The Oldest College Weekly in America. Founded 1868.

The Colgate Maroon-News

The Oldest College Weekly in America. Founded 1868.

The Colgate Maroon-News

The Oldest College Weekly in America. Founded 1868.

The Colgate Maroon-News

A Presidential Age Limit Is Not the Solution

This election year, we must make a choice between 77-year-old Donald Trump and 81-year-old Joe Biden. It is safe to say that neither of these candidates are in their prime, and many Americans have unfavorable opinions about both candidates. Opposition to these candidates has a range of justifications, but one common argument is that they are too old. A 2023 poll by Pew Research Center finds that 82 percent of Republicans and 76 percent of Democrats are in favor of putting a maximum age limit in place for elected officials in Washington, D.C.

However, placing any age limit — yes, even the current minimum age limit — that determines who is eligible to run for office has, in my opinion, concerning implications that alter the democratic nature of America. Furthermore, it would require amending the constitution, a feat that has not been achieved since 1992, largely because of the supermajority that amending would necessitate. 

To disqualify people over a certain age from running for president would be to label them as a “second class citizen.” Placing any age limitation beyond the requirement of being an adult on government officials implies that people from certain age groups are deserving of higher-class citizenship. Any adult citizen in the United States should be allowed equal protection under the same democratic principles as their peers, and citing somebody’s age as a reason for not having the same allowances, such as running for president, is undemocratic in nature. If the American public does not see an 81-year-old as fit for the presidency, then they should exercise their right to vote and make their voices heard.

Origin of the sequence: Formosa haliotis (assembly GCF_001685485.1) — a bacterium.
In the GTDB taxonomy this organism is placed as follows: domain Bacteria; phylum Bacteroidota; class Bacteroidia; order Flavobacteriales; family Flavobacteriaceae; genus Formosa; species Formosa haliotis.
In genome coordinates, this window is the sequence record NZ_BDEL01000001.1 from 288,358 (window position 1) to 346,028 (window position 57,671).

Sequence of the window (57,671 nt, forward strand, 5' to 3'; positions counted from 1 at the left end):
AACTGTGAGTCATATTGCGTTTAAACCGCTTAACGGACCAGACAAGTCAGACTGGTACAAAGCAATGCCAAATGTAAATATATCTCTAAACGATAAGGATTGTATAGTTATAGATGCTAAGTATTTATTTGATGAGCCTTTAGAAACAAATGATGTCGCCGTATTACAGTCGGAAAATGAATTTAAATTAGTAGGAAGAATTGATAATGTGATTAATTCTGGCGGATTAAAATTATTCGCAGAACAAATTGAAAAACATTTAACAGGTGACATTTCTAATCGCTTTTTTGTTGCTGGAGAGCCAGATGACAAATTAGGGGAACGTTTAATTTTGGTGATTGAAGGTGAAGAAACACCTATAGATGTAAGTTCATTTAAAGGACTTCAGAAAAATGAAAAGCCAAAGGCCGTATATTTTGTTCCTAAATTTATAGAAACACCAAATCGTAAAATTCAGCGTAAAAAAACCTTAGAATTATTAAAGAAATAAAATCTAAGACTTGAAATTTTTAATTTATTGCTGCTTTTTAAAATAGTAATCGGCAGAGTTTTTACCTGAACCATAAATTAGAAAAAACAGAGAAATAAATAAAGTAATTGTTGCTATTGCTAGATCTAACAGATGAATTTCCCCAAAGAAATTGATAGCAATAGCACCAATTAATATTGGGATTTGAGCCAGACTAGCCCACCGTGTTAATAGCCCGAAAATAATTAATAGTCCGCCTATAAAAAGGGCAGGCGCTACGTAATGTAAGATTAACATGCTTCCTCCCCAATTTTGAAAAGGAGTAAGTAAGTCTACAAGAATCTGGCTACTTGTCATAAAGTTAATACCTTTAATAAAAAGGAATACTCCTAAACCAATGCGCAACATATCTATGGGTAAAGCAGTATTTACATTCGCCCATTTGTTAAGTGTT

Additionally, I believe that forcing an age limit on politicians would indicate a mistrust in the American people’s ability to make their own decisions. This applies to the age minimum, as well. Years of experience and demonstrated maturity might mean that older candidates will still win their respective offices, but if a 20-year-old wants to run for office, then the American people should decide whether they want that representation. The point of a representative democracy is that the citizens of a given nation should vote for government officials who represent their ideas and beliefs in government. Reducing the options that the citizenry has to choose from limits their ability to make authentic decisions regarding their representatives.

Still, the shockingly bipartisan conclusion from the Pew Research Center’s poll shows that the American people are tired of our elderly elected officials. While I disagree with the idea of placing a maximum age limit and with the presumption that it would even be possible to achieve said limitations, I do agree that we need to see more young people in government. As many have noted, mental fitness is vital for the presidency. One of our Founding Fathers, Alexander Hamilton, explicitly stated that “energy in the executive is the leading character in the definition of good government.” If our presidents do not have the mental fitness to be energetic, then they should not be the proud faces of our nation. However, finding a way to test the mental fitness of our presidents would be tricky, given the relative objectivity of such a qualification; therefore, it is up to the voters of any given election to unite in making this determination.